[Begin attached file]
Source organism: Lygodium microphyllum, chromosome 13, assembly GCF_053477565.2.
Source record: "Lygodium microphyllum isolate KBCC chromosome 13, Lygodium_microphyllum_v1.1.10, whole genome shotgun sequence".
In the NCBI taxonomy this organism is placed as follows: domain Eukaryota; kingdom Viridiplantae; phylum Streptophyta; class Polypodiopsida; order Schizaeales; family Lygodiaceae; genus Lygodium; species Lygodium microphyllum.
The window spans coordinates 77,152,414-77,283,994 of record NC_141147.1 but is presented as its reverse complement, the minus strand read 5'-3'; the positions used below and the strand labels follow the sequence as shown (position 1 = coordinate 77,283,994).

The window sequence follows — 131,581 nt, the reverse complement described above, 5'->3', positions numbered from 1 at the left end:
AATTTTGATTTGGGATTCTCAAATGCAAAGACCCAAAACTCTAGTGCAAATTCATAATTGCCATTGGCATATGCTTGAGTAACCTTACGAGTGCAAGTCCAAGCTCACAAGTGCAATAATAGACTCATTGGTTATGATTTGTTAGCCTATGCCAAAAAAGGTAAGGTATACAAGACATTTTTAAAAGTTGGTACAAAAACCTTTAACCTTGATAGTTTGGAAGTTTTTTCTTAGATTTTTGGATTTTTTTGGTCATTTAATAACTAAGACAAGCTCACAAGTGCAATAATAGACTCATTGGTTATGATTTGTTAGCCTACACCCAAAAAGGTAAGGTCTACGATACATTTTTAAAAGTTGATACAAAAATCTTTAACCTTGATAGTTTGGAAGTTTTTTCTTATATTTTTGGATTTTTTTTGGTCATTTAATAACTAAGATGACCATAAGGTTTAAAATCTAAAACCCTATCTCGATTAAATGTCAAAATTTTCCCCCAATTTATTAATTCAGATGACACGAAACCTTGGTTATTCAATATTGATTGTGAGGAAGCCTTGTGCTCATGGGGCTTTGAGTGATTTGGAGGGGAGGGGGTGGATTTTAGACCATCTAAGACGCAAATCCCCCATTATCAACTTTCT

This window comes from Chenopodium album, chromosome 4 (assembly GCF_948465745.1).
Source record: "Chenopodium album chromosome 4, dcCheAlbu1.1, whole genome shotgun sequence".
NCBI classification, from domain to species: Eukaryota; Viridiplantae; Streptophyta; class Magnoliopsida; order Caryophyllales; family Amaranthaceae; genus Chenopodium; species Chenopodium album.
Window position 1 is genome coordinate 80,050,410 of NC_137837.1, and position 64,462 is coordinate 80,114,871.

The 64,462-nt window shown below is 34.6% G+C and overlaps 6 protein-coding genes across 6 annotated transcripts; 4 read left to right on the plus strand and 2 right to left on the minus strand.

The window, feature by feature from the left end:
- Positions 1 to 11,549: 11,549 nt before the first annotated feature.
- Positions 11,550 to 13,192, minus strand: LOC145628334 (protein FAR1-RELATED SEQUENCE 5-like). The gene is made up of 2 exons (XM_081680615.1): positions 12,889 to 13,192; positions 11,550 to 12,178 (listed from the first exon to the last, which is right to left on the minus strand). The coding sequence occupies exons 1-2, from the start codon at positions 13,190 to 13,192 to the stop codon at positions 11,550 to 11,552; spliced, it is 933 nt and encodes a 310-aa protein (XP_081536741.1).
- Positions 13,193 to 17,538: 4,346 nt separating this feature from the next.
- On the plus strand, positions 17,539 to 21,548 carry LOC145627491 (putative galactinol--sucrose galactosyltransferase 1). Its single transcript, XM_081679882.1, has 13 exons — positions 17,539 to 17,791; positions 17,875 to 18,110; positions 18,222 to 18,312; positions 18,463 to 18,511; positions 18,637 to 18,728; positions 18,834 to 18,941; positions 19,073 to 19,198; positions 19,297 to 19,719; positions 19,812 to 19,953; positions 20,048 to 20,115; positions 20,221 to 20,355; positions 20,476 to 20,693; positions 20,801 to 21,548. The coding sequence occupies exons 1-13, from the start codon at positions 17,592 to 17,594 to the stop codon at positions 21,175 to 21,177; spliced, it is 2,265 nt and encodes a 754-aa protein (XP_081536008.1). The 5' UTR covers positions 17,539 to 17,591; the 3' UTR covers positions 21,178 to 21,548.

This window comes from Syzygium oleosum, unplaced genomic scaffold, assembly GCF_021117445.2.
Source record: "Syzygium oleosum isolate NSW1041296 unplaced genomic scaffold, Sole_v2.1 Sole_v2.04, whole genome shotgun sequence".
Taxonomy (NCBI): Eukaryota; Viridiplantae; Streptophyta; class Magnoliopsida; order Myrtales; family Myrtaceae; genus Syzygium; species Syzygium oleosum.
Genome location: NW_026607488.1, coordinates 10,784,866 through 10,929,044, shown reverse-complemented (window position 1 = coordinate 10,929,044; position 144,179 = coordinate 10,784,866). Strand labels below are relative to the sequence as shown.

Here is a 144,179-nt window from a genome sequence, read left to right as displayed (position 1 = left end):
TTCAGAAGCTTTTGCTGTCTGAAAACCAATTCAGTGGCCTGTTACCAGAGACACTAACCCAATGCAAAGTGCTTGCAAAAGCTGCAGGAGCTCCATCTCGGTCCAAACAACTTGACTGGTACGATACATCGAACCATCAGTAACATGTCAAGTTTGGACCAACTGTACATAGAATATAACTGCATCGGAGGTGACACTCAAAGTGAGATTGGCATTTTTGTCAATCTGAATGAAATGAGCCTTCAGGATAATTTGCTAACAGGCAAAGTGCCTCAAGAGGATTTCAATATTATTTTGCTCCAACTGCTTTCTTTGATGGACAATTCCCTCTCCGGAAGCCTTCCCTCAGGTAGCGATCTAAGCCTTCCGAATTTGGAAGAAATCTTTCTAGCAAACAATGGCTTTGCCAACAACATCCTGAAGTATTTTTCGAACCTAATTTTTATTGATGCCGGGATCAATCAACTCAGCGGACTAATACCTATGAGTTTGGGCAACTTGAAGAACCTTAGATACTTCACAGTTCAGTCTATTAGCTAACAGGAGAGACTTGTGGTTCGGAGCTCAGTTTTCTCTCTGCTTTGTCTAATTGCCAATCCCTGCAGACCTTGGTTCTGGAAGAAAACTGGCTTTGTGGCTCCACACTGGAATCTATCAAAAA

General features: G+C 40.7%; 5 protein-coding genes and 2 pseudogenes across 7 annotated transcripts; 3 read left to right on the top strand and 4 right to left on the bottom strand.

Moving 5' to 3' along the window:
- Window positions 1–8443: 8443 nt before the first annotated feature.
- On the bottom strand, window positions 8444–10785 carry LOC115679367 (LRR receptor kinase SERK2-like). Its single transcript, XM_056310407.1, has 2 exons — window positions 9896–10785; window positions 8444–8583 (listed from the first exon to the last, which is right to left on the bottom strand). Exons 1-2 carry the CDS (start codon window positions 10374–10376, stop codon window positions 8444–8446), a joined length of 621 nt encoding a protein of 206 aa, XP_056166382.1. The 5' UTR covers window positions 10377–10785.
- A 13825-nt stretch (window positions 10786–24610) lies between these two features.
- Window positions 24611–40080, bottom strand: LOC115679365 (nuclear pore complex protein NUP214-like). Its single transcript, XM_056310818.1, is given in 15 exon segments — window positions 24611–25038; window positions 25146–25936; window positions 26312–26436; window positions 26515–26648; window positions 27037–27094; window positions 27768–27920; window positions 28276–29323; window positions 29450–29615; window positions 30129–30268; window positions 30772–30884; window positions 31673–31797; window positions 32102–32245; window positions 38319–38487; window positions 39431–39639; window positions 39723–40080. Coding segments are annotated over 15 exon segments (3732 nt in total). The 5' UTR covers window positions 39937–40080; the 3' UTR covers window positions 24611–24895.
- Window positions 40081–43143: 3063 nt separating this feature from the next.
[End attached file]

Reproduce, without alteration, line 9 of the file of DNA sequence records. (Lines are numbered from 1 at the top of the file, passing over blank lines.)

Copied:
NCBI classification, from domain to species: Eukaryota; Viridiplantae; Streptophyta; class Magnoliopsida; order Caryophyllales; family Amaranthaceae; genus Chenopodium; species Chenopodium album.